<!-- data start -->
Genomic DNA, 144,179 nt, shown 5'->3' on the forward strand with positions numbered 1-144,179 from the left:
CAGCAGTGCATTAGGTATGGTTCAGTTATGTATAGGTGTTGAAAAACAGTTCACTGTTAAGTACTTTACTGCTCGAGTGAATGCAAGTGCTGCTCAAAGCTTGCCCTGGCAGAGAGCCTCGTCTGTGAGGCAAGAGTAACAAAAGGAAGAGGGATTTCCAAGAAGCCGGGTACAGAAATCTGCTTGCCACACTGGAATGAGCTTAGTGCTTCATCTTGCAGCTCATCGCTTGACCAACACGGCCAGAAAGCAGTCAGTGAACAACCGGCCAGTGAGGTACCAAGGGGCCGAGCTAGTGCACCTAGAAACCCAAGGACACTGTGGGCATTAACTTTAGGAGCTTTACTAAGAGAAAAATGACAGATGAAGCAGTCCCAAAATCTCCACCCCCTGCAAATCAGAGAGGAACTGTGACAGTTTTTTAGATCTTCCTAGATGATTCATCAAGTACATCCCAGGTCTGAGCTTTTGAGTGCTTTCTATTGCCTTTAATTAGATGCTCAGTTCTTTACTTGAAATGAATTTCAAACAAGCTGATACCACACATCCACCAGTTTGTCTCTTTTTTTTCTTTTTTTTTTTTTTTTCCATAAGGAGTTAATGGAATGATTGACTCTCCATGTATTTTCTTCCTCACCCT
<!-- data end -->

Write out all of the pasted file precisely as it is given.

Genomic DNA, 144,179 nt, shown 5'->3' on the forward strand with positions numbered 1-144,179 from the left:
CAGCAGTGCATTAGGTATGGTTCAGTTATGTATAGGTGTTGAAAAACAGTTCACTGTTAAGTACTTTACTGCTCGAGTGAATGCAAGTGCTGCTCAAAGCTTGCCCTGGCAGAGAGCCTCGTCTGTGAGGCAAGAGTAACAAAAGGAAGAGGGATTTCCAAGAAGCCGGGTACAGAAATCTGCTTGCCACACTGGAATGAGCTTAGTGCTTCATCTTGCAGCTCATCGCTTGACCAACACGGCCAGAAAGCAGTCAGTGAACAACCGGCCAGTGAGGTACCAAGGGGCCGAGCTAGTGCACCTAGAAACCCAAGGACACTGTGGGCATTAACTTTAGGAGCTTTACTAAGAGAAAAATGACAGATGAAGCAGTCCCAAAATCTCCACCCCCTGCAAATCAGAGAGGAACTGTGACAGTTTTTTAGATCTTCCTAGATGATTCATCAAGTACATCCCAGGTCTGAGCTTTTGAGTGCTTTCTATTGCCTTTAATTAGATGCTCAGTTCTTTACTTGAAATGAATTTCAAACAAGCTGATACCACACATCCACCAGTTTGTCTCTTTTTTTTCTTTTTTTTTTTTTTTTCCATAAGGAGTTAATGGAATGATTGACTCTCCATGTATTTTCTTCCTCACCCT